John Gale
 
 

Rôle

John Gale

  • We love green 2018
  • photo : sonomag
 
 

Ingénieur du son

Travail avec Björk

- tournée Utopia
- Cornucopia

A propos du matériel utilisé

Le festival We Love Green de Paris a été l’une des étapes de l’artiste islandaise pour sa tournée Utopia Live. Le show fait appel à une multitude d’événements sonores calés au time code, des ouvertures et fermetures d’effets et autres choix de l’artiste extrêmement exigeante. On peut compter jusqu’à vingt snapshots par titre. Il fallait trouver une console extrêmement versatile, mais aussi compacte, pour l’intégrer dans des clubs ou théâtres de la tournée. Le choix s’est porté sur une DiGiCo SD12, dont John Gale, l’ingénieur du son, utilise soixante douze entrées et les larges capacités de traitement du son, les connexions MADI pour les liaisons avec le ProTools et le DIGIGrid, ainsi qu’une boucle optique pour les boîtiers de scène. sonomag

A propos de son travail avec Björk

“Björkspent a long time producing and mixing the album and was very specific about the effects she wanted, in particular, the panning of the flute ensemble.“She has an incredible ear for things and discussed with me that she really wanted these details to translate over into the live shows.” (...)

“Much of the show runs on timecoded Snapshots. In some songs, there are only one or two moments where a Snapshot fires a change, but in others I may have 20 Snapshots dealing with various elements, whether that’s simply flute panning or bringing in and out various effects sends and returns, or relative fader levels for the band. I absolutely love the recall scope and safe functions of the DiGiCo, it’s the most versatile way of working and anything feels quickly achievable.” (...)

“When I first got the confirmation for the job I knew I would need to do a bit of homework to make sure I was ready for rehearsals, particularly with regards to time-coding the Snapshots. We had to send all the equipment to Iceland for production rehearsals several weeks ahead of our start, so I called up Tim [Shaxson] at DiGiCo and he kindly invited me down to the demo room in Chessington, set me up with the SD12, a DiGiGrid MGB, endless cups of tea and let me programme away for the day. This was invaluable and just the sort of support I have become accustomed to receiving from DiGiCo.” (...)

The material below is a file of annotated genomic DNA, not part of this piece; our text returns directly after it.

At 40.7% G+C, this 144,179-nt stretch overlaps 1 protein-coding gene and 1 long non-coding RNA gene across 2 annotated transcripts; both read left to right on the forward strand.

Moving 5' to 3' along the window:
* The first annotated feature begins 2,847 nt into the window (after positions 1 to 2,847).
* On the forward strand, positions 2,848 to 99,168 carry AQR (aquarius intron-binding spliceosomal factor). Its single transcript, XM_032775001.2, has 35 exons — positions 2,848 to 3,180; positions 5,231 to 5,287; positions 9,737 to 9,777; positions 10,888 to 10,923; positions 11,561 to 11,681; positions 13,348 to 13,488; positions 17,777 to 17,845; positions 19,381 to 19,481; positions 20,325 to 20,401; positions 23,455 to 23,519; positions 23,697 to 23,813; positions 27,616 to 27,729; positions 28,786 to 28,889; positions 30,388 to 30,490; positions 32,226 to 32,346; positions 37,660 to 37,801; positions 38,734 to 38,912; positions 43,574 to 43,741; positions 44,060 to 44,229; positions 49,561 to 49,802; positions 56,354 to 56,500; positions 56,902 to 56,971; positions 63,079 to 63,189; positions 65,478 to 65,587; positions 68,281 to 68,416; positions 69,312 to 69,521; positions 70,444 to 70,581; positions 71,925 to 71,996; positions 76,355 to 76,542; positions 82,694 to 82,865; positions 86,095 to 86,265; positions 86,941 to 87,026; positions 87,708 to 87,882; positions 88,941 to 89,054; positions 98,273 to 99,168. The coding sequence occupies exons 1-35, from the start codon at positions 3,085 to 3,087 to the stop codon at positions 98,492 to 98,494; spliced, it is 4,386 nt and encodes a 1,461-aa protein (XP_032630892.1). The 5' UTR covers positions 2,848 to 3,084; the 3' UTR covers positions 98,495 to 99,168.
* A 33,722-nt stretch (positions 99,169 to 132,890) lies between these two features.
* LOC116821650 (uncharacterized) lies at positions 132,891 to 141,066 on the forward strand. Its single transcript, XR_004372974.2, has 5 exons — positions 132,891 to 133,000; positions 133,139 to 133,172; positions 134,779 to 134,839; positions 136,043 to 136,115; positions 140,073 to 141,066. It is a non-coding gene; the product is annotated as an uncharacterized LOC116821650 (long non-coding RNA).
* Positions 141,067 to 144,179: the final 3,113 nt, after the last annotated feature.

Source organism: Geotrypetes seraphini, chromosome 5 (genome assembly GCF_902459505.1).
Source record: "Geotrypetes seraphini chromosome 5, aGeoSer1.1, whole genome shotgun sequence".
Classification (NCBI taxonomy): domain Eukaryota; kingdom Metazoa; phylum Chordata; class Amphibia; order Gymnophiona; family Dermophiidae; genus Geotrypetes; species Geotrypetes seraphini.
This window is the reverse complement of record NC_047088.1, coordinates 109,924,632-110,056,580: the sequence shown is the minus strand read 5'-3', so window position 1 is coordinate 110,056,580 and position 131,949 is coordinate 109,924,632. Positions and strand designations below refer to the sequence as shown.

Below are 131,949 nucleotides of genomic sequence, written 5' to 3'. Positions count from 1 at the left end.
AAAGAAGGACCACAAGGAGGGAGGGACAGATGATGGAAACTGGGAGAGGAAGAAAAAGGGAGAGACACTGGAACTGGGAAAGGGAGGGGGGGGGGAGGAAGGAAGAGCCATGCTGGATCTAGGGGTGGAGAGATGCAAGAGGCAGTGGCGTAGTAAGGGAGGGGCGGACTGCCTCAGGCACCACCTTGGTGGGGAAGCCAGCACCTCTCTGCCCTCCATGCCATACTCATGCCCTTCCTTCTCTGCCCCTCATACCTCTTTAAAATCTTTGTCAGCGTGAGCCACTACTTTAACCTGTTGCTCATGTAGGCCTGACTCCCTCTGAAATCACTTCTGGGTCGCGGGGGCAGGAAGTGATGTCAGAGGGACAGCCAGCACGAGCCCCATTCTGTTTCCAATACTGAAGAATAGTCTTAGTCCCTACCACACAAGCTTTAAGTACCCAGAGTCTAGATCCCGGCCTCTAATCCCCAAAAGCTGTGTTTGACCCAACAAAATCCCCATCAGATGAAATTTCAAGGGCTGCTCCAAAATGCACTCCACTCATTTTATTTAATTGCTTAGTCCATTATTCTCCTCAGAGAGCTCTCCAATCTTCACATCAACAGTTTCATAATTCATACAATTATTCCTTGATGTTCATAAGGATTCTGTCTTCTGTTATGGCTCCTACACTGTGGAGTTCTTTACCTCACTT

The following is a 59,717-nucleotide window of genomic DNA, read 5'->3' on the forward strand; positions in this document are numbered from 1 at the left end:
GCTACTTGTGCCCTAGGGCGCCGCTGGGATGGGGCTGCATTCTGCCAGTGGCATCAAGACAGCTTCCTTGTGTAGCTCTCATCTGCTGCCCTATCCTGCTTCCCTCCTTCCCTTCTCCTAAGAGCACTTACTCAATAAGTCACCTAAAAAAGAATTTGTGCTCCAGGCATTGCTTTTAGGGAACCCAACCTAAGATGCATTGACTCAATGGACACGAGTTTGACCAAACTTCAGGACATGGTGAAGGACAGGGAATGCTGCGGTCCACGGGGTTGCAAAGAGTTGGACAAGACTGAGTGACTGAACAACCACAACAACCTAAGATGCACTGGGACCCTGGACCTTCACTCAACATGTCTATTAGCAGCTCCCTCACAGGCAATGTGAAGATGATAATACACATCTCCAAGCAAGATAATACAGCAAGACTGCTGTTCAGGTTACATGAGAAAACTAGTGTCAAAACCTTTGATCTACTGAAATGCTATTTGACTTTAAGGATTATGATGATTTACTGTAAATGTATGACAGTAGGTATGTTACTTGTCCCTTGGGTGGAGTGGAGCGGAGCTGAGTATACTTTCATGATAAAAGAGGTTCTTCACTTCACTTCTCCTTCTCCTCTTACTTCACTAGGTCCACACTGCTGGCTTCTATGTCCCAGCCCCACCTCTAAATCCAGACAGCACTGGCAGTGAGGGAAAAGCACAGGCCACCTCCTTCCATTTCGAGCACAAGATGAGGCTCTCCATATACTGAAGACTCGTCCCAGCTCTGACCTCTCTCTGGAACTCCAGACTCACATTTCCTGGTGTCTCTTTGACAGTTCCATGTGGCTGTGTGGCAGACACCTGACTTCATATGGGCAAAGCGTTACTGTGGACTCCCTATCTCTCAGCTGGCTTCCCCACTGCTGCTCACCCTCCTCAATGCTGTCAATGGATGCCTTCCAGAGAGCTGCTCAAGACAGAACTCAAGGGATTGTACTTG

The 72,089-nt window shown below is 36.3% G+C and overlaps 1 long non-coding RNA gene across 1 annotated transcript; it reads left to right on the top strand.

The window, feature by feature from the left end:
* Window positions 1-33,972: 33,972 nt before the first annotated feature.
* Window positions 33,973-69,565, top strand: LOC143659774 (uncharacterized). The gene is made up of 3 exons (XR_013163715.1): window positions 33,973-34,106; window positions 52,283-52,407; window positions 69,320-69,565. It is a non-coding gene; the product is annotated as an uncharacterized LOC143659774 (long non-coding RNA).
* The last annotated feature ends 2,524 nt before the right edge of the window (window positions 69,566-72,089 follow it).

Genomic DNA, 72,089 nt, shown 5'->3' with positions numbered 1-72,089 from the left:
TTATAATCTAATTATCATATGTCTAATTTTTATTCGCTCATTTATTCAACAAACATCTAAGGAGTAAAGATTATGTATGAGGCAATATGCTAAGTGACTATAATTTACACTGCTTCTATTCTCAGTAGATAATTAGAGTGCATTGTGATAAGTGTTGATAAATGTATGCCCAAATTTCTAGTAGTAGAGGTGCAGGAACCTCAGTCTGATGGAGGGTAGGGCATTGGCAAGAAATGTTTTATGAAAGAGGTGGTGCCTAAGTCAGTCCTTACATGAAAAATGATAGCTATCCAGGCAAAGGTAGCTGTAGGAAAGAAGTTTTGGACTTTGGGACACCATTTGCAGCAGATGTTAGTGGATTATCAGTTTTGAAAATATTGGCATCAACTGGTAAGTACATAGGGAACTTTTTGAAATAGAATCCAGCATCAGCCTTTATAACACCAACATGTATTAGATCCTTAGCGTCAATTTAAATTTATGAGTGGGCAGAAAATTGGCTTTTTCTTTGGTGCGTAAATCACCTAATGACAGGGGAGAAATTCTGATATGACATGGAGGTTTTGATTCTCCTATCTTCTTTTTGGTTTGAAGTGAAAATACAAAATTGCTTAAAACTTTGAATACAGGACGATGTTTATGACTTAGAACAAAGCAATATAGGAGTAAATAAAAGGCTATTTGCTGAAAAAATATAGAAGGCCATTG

“Audio quality is a given, having two 15″ screens is fantastic and I love the assignability of the 2 master faders which I have assigned as something completely different. It’s also great that both banks can be assigned as anything and that it’s fully dual operator. At the rehearsal stage Björk is quite hands on and likes to push faders, so it was very easy to give her a bank and still be working on something else myself on the other bank. There are lots of other small details, too, like having a quarter inch and mini-jack for the headphone outputs. It also works really well outdoors with brighter screens and LED metering, and the extra DMI slots make it really very versatile as a console.” tpimagazine.com

Re-creating Björk’s songs live is no simple task. Take her vocals, which are often submerged in effects—at FOH, Gale ran them into dual ProTools rigs set up with timecoded ProTools sessions running specific plug-ins in order to handle the live vocal and flute effects. To get the vocals—and the considerable onstage flute ensemble—into the Pro Tools rigs, Gale used two RME MADIface USB, compact, 128-channel interfaces, which provide MADI I/O over USB 2.0.

As might be imagined, ensuring low latency was crucial, as audio had to pass in and out of ProTools quickly without any audible pops, glitches or perceived delays. “We experimented with the buffer sizes to find a low setting that was rock solid,” explained Gale. “I’m using the MADIface in this situation for the vocal effects, like reverb and delays, on Björk’s vocal microphone and also the live effects on the flute ensemble. I’m also sending these effects back to Björk’s monitor engineer so it has to be as low latency as possible as she’s monitoring this on stage.”

RME interfaces use the company’s TotalMix software to handle routing and mixing, and Björk’s musical director, Matt Robertson, made use of it during rehearsals and pre-show setup checks.

“The musicians on stage have TotalMix setups too, so that they can listen to their own mixed outputs, without having to have the monitor engineer switch to a particular scene or snapshot,” Robertson said. “There is also some very clever stuff you can do with TotalMix to route timecodes to various outputs and even back into the same device which can sometimes be really useful. If you need a duplicate timecode output on 36, it’s easy to route it in TotalMix without having to make any changes to your playback session.” prosoundnetwork - juillet 2018

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